In contrast, dualist legal theory requires that a country intervene to implement outside law into its own legal system. Monism in the European Union is, for the most part, the system that currently exists as it is only required that parliamentary approval exists for the ratification of a treaty (Novoakovic, 2013:805) and in fact, by belonging to the European Union, it is arguable that this ratification exists in advance and is not therefore formally necessary. In contrast, in dualist legal systems, a government must transpose new international or European laws. Dualist legal theory advocates that international law and national law are of equal value but should remain completely distinct, and should not interconnect, as they cover different legal areas. In European law, therefore, there exists a system in which national law is subservient to the edicts of European law, which is the opposite of dualism. The system that requires Member States to transpose the rulings of the European Union law into the national law of Member States has essentially made monism compulsory. One example of this is the system of immediate applicability of European Union Regulations, which is held necessary under Article 249 of the EC Treaty.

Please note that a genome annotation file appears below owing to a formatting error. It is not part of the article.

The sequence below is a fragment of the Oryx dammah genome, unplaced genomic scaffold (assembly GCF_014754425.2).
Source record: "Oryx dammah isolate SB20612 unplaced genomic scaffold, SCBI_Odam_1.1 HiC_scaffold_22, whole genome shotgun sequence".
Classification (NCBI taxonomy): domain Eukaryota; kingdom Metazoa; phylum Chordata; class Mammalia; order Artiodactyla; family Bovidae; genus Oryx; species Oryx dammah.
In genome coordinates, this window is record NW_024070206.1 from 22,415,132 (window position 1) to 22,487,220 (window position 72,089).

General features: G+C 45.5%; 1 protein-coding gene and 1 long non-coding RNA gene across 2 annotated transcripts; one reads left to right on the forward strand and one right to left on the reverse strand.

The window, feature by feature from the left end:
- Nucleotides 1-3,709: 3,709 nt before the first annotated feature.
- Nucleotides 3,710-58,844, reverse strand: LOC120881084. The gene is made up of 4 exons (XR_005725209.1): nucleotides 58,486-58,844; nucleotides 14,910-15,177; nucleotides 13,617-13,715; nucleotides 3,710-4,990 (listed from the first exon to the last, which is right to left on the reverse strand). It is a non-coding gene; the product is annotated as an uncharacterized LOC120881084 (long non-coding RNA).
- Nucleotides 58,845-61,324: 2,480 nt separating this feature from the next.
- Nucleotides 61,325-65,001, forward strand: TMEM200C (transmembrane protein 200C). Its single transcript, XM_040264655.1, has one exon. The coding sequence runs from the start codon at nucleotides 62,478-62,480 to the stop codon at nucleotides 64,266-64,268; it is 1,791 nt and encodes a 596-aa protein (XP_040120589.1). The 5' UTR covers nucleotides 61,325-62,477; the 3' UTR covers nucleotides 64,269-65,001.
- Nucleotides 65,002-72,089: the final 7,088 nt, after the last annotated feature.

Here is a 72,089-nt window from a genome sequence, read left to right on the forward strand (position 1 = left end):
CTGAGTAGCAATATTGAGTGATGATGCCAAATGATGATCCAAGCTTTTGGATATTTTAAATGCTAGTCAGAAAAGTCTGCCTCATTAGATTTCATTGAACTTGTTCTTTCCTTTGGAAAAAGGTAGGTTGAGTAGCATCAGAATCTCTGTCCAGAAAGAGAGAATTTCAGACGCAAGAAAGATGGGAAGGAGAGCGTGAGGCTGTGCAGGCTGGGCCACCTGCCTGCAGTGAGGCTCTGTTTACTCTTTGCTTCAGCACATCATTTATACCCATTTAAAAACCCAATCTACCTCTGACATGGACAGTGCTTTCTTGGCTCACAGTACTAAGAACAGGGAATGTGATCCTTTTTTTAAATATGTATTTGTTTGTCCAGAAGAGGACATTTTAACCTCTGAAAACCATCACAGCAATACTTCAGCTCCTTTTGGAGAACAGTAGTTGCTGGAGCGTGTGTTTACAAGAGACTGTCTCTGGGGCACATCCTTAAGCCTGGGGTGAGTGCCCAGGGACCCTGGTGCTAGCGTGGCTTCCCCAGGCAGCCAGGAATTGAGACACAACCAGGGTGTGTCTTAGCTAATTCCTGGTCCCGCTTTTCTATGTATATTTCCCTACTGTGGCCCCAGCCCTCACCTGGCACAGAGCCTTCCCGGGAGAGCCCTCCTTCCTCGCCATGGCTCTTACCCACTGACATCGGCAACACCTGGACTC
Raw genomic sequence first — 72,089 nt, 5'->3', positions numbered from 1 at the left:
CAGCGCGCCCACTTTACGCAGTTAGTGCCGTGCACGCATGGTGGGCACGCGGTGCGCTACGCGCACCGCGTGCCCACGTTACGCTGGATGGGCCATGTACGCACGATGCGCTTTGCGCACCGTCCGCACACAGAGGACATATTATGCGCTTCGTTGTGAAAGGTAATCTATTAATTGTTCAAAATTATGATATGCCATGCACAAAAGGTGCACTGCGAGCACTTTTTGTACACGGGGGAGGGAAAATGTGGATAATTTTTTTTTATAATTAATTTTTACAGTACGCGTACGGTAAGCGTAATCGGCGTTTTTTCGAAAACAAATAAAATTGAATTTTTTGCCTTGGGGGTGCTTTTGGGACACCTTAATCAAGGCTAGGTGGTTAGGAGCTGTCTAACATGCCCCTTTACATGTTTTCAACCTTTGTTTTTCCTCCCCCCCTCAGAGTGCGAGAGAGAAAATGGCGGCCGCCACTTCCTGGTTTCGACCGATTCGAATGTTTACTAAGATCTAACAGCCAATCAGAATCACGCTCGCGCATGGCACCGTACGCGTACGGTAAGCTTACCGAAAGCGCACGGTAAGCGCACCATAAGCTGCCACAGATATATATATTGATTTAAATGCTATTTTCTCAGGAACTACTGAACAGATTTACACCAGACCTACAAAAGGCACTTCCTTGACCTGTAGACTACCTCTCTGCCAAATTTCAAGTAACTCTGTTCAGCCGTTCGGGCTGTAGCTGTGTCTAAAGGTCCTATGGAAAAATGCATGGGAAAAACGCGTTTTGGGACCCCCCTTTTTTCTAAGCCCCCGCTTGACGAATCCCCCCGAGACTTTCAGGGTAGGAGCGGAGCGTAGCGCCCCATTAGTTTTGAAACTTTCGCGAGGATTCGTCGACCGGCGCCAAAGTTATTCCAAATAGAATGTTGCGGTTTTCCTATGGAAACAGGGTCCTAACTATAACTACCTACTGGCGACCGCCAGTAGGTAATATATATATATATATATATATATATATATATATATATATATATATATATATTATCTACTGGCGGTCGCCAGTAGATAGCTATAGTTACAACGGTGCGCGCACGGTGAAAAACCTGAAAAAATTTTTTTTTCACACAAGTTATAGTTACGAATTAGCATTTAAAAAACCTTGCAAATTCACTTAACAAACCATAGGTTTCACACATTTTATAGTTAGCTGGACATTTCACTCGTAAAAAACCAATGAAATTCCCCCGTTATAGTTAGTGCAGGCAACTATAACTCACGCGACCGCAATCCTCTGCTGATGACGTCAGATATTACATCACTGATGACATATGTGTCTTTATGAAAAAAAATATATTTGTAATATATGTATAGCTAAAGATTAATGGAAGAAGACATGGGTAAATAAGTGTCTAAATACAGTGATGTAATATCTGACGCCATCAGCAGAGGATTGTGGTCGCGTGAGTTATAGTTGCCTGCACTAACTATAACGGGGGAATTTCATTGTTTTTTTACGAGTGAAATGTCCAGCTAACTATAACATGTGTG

Regulations are a key example of the monist legal nature of the European Union, as they are transposed directly into the national law of Member States, without any requirement for ratification (Craig and de Burca, 2011:104.) In the Variola v Amministrazione delle Finanze the European Court of Justice stated (1973:10) that the “direct application of a Regulation means that its entry into force and its application in favour of those subject to it are independent of any measure of reception into national law.” In contrast, it is not necessary to direct Directives to specific Member States, and whilst they are binding as to the result to be achieved, States have a choice as to the forms of implementation, which gives them greater flexibility than Regulations (Craig and de Burca, 2011:106.) However, Directives are not, as Craig and de Burca (2011:106) note, “vague”, individuals are able to use them in the European Courts against Member States, which may be liable for any failure to implement a Directive.